Thursday, January 19, 2012
Childhood Poverty in America 2012
The above chart graphically depicts the relative standing of the U.S. in terms of childhood poverty. The U.S. simply cannot lay claim to economic greatness nor to being the land of economic opportunity in the face of this reality. With nearly 25 percent of our children living in poverty we are more on par with Bulgaria and Mexico than economically advanced nations such as Denmark, Australia, Luxembourg and Norway.
Interestingly, those advanced nations also sport far higher per capita income (in U.S. dollars) than the U.S.: Denmark produces $63,000 per capita, Australia $67,000, Luxembourg $122,000, and Norway $97,000 per capita. The U.S. suffers weak per capita GDP of $48,000 (and holding for about 15 years). While one can always nitpick the data (for example, should we really count incarceration costs as GDP, as we currently do, which fattens the weak U.S. performance) the picture suggests the creeping third world reality gripping the U.S., due largely to its laissez faire economic policies and corrupt politics where money rules over law.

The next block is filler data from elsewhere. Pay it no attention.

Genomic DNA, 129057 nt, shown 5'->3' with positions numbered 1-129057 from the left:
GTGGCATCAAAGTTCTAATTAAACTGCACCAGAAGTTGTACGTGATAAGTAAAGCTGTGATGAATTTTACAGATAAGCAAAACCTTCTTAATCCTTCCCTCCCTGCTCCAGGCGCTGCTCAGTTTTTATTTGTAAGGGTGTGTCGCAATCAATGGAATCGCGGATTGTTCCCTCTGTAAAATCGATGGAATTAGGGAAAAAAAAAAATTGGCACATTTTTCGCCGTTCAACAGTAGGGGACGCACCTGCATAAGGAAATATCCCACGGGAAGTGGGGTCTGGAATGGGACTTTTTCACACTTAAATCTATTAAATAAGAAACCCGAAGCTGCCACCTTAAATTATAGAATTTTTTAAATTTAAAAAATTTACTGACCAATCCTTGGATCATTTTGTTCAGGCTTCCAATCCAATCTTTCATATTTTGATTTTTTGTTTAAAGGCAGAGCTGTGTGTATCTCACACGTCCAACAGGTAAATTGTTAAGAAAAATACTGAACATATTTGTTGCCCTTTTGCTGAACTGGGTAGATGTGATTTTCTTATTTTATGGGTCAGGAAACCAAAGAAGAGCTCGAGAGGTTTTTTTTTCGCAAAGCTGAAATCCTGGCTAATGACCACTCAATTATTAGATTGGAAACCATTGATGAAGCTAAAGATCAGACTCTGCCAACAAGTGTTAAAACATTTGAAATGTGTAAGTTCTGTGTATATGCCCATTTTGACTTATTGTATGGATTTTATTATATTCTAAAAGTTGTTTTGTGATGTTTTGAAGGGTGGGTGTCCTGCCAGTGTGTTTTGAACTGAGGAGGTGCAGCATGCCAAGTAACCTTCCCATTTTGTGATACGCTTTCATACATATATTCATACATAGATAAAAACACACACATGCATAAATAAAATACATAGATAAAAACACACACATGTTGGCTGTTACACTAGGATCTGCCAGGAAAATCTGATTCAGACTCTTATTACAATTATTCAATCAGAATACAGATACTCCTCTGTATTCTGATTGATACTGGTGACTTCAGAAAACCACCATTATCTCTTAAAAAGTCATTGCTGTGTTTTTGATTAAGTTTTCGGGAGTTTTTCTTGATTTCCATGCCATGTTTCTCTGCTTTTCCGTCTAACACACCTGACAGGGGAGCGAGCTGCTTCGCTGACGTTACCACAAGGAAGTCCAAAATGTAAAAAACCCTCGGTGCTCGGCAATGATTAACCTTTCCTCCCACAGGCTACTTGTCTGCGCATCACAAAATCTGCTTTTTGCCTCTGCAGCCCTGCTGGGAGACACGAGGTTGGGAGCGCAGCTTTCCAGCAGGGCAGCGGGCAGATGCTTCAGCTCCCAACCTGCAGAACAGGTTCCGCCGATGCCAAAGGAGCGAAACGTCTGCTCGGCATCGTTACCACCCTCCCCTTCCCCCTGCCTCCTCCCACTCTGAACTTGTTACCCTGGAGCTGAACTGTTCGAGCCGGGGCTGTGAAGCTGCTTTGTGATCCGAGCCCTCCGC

Thus, Dr. King's commitment to fight against poverty and in favor of economic opportunity is as relevant today as ever, and is both morally and economically compelling. The U.S. cannot be either a moral or economic leader of the world with one in four children impoverished. Perhaps our new claim should be land of childhood poverty.
Professor Steven A. Ramirez
Loyola University Chicago
School of Law